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HPU’s iPad Project Leads to $30 Million Grant for Local School District
In 2011, the university committed funds and resources to putting iPads into the hands of every student at Montlieu Academy of Technology.The iPad Project connected faculty and education majors at HPU with students and teachers at Montlieu, a magnet elementary school located less than a mile from the university. In addition to the tablets, School of Education faculty and members of HPU’s I.T. Department provided training for Montlieu teachers and students to implement the technology in the classroom.
Now, a year later, $30 million in funding has been granted to Guilford County Schools through the Race to the Top-District Program. The grant will give all middle school students in the district their own electronic tablets for learning.
Ged O’Donnell, principal of Montlieu Academy, said his school served as the prototype school for this grant that attracted the attention of state officials and led to the school district receiving the funds. Montlieu, however, couldn’t have succeeded without the commitment from community partners like HPU, he adds.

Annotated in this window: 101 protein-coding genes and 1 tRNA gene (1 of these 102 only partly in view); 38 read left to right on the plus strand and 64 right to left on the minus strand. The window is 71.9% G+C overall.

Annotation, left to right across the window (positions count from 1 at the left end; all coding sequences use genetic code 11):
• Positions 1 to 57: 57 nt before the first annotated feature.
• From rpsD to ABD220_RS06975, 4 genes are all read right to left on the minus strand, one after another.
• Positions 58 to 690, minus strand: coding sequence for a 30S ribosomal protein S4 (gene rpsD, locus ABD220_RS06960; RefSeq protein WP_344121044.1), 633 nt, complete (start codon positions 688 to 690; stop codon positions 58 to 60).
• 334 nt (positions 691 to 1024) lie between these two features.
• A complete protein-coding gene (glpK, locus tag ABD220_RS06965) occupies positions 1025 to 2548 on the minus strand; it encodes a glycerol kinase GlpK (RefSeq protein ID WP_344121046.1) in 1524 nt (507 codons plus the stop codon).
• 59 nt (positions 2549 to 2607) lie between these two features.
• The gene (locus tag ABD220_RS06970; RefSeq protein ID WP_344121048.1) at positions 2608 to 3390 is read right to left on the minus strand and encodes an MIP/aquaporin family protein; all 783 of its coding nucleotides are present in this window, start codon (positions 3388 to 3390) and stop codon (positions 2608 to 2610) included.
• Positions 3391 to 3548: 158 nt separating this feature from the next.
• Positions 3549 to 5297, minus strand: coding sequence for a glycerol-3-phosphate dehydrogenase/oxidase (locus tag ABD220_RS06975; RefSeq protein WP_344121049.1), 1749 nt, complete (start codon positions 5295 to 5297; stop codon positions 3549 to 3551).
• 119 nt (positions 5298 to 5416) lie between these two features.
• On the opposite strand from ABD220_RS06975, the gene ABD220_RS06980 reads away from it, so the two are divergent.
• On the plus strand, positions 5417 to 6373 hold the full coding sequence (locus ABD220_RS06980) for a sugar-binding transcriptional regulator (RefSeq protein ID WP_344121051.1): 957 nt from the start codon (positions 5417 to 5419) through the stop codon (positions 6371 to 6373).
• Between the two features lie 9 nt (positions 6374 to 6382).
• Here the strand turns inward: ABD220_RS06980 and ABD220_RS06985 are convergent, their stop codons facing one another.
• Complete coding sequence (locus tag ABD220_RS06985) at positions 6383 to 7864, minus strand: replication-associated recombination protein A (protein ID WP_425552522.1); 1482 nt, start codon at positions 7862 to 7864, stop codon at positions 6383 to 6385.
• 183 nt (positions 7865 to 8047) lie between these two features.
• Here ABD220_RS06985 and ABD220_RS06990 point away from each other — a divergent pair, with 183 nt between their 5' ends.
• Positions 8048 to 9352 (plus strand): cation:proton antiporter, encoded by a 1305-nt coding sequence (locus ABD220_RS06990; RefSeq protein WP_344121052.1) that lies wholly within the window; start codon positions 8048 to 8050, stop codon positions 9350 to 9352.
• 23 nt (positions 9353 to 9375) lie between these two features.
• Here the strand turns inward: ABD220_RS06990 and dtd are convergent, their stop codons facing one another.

“The time that HPU’s I.T. Department and faculty took to train our teachers one-on-one to implement this technology effectively in the classroom is most important to us. We are grateful for the unique and close partnership HPU has provided through this process.”
The iPad Project’s success has been documented through student achievements. Since the iPad Project was implemented, Montlieu has taken pride in an increase of 12.8 percentage points on its End-of-Grade testing. The school also jumped from 59.3 percent proficient in 2011 to 72.1 percent proficient based annual test results.
“Thanks to the generosity and leadership of High Point University, the Millis Foundation, Bryan Foundation and Businesses for Excellence in Education, we were able use Montlieu Academy as our prototype school for this initiative. Now we want to extend those opportunities to all middle school students in Guilford County Schools,” said GCS Superintendent Maurice O. “Mo” Green.